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Melanie Bashor is originally from Texas, USA. She completed her PhD in January 2017 and her thesis title is 'Engineering Tolerance: Evaluating the Origins of Multicultural Education Policies in the Atlantic World, 1944-1988'.
I first heard about Oxford Brookes University at a British history conference in Austin, Texas. Based on my conversations with the professor and student that were attending the conference, as well as others from their panel, I was inspired to not only look at the university as an option, but eventually apply.
I attribute my attraction to Brookes to the quality of the history researchers and their research publications. I felt that my project, which is admittedly on the fringe of several historical themes, would be well supported by my proposed academic supervisor as well as other members of the university. The proximity of Brookes to my archival sources was also a contributing factor and I have been supported in my archival research both within Brookes and at nearby external libraries.
Prior to starting my PhD, I was employed by two universities in Texas as Interim Faculty and a member of the lecturing pool.
My welcome to the university was very warm and coincidentally I started my PhD on the same day that the PhD student I had met previously completed his viva. So, I was made to feel like part of the family from day one. My supervisors fully supported me in what was a somewhat awkward transition. It felt strange, and still does, re-entering a 'student-mode' when I had previously worked as a lecturer full-time. However, it helped that due to my teaching experience I was accepted as an associate lecturer. Training events in both my department and the Graduate College enabled me to meet fellow research students as well as the Research Degrees staff.
By analysing both incremental and innovative changes to policies, my research has assessed multicultural education by searching for developmental similarities and linkages between policies in the UK, USA, Canada, and France.
The major find from my archival work has been the validation of my theory that the intentions of individual policymakers can be traced from their discussions, into their plans, and through the changes made in response to other policymakers and public outcry. This intentionality can be traced through the notes these individuals have made in the margins of policy papers and in their responses (often intricately planned and vetted by their superiors) to questions and concerns posed by constituents and the opposition. Taking these intentions as a serious portion of policy making will hopefully lead to an analysis of the development of these policies, and subsequent legislative reforms, as a more evolutionary progression than has been previously understood.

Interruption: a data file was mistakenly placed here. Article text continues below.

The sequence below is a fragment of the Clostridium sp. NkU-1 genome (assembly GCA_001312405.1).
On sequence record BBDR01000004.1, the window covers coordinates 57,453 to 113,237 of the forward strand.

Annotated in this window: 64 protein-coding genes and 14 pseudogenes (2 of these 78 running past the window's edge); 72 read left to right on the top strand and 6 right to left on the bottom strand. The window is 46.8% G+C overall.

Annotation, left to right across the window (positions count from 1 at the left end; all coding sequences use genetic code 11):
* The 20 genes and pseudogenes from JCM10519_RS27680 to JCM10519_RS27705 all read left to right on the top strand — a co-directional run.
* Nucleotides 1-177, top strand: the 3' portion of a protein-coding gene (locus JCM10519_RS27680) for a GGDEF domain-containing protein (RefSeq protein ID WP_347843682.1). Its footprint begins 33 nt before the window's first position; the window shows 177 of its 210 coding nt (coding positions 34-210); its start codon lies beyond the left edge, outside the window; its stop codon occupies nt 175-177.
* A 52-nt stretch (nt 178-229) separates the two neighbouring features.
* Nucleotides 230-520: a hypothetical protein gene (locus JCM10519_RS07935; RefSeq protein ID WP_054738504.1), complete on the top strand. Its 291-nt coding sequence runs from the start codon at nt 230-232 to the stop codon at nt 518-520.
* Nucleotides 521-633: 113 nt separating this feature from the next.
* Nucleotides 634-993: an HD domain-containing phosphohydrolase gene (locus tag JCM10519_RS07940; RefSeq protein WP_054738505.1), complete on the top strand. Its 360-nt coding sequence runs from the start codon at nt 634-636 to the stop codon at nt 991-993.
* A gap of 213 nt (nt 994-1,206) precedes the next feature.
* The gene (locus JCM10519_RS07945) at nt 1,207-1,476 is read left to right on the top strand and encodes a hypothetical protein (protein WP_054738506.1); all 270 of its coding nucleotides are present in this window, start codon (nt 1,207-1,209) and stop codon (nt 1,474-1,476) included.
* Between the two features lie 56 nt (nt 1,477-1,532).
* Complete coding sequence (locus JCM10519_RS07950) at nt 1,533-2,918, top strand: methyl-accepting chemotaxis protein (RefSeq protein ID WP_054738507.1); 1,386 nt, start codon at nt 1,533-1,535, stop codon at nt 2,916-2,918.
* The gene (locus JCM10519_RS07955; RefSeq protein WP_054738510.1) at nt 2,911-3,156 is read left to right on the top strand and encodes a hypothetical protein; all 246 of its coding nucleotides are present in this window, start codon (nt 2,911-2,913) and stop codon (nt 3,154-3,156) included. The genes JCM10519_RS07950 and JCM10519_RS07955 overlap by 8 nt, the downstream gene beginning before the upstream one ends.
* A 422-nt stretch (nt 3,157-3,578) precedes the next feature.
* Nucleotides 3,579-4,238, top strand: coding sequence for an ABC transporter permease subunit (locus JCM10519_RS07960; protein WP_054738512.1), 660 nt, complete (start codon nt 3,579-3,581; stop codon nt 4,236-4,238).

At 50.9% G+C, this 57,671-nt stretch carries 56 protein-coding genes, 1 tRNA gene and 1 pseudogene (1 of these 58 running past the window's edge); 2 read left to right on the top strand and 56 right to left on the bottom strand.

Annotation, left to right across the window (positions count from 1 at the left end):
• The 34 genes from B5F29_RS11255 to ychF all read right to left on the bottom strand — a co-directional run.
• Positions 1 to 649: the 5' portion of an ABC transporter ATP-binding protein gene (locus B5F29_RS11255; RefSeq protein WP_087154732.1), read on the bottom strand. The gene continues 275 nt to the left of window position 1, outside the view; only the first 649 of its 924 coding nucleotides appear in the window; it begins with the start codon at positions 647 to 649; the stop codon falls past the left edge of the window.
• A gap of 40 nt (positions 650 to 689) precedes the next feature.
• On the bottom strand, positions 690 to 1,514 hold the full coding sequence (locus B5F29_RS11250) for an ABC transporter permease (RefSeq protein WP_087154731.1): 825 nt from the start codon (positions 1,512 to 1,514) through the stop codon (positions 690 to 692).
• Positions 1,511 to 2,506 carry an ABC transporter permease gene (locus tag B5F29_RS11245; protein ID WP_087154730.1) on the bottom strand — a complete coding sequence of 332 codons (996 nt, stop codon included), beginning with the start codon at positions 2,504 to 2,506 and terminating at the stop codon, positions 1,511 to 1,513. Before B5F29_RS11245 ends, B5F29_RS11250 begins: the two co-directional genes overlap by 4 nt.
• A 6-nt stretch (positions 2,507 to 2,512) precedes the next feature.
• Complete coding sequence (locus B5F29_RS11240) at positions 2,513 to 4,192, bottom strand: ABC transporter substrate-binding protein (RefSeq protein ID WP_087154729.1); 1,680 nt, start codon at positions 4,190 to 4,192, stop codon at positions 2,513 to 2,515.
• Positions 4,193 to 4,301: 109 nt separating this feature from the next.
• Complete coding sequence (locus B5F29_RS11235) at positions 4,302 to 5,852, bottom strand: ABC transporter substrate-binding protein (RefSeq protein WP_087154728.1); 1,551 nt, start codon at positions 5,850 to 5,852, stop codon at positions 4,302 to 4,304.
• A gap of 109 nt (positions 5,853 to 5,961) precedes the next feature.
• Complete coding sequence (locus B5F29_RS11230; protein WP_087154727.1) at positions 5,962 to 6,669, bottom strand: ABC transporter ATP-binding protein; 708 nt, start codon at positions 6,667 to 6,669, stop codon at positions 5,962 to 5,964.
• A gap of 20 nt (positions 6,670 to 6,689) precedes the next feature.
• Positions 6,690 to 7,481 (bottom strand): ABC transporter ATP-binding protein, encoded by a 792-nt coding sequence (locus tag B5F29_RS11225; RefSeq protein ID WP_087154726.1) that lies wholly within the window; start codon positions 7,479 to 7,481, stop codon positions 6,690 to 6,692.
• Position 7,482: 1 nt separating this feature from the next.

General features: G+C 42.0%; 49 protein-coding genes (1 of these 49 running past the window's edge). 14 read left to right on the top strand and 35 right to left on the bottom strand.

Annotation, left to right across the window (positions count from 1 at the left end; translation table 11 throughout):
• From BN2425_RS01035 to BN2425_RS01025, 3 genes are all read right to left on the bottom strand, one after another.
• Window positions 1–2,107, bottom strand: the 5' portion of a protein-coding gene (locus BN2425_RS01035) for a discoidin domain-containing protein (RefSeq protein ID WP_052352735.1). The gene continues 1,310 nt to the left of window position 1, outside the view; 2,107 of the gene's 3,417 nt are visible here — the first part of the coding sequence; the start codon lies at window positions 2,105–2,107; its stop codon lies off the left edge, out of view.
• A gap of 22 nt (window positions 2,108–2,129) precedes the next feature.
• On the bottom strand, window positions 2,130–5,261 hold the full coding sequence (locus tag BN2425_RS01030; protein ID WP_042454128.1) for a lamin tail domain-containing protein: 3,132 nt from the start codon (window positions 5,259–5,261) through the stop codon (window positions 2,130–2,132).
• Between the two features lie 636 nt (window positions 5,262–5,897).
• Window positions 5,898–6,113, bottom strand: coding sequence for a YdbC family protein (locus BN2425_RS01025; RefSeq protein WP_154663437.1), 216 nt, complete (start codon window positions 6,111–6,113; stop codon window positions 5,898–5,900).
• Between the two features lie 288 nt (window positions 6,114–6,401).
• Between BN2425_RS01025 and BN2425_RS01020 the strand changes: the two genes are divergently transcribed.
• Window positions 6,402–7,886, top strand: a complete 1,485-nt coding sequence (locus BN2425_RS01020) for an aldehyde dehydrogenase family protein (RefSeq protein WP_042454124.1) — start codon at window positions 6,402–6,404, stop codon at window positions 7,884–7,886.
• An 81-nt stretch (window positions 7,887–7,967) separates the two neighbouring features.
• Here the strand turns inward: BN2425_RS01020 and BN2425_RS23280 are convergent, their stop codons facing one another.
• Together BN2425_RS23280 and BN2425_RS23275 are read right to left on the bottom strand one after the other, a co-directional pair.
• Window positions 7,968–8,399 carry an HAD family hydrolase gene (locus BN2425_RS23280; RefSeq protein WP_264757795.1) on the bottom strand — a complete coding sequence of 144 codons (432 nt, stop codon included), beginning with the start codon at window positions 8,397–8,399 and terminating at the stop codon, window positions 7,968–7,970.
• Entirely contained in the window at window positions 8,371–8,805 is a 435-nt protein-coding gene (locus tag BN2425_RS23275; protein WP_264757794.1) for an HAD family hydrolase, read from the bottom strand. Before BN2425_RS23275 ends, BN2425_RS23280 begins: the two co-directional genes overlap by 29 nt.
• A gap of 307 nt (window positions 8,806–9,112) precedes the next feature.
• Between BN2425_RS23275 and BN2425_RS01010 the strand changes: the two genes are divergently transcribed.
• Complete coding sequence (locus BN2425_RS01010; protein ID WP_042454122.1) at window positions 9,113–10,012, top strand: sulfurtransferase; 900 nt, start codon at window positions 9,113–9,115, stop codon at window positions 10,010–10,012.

Overall, my research plans to determine whether education policy networks between the UK, the USA, Canada, and France were transnational and reciprocal rather than outward streams from one country. In this research, I focus on how these countries attempted to rationalise the complexities of their multicultural communities. This shift into an interconnected transnational framework should deepen and broaden the scale and scope of my work’s novelty and contribution to the field. In particular, seeking to prove a direct correlation between the United Kingdom as a locus for a greater transnational development of multicultural education policies will be an original contribution to the discipline.
There is an old US cartoon that my PhD work day resembles. At the end of every episode, one mouse would turn to the other and ask, 'What shall we do tomorrow night, Brain?' The other mouse would respond, 'Same thing we do every night Pinky, try to take over the World!'
I have taken to referencing this when I'm asked my plans for the day, because it feels so true. Once I entered the writing up stage every day began to look the same. One goal; one plan; one end looming just in sight. However, instead of hours in the same library every day, I choose to divide my day between libraries, coffee shops, home, and my office. I try to move venues at least once a day to get a new view, a fresh coffee, and to aid in blood circulation. PhDs are lonely work, so shifting where I work helps me to alleviate this problem. That said, there is a peace I find while working; time dilates and when I look up it seems that hours have just dissipated. So obviously, I love what I do.
I feel that attending the research training Brookes offers has not only given me a solid friendship network, but has also given me a strong connection to the department and the Graduate College to assist with networking in the future. The topics offered by the training sessions are often inspiring. For example, a session last year inspired quite a few of us to engage in social media (blogs, twitter, etc.) to increase our online presence and engagement with the public. While considering publication of our research, an important concern in the current research atmosphere is the impact of our work. At this session, the positives of having an existing online presence as a 'twitter historian' in determining impact was eye-opening.
Teaching and research are joys for me. I know that I would like to continue teaching within academia once I complete my PhD and will hopefully transition into a full-time position with a permanent contract.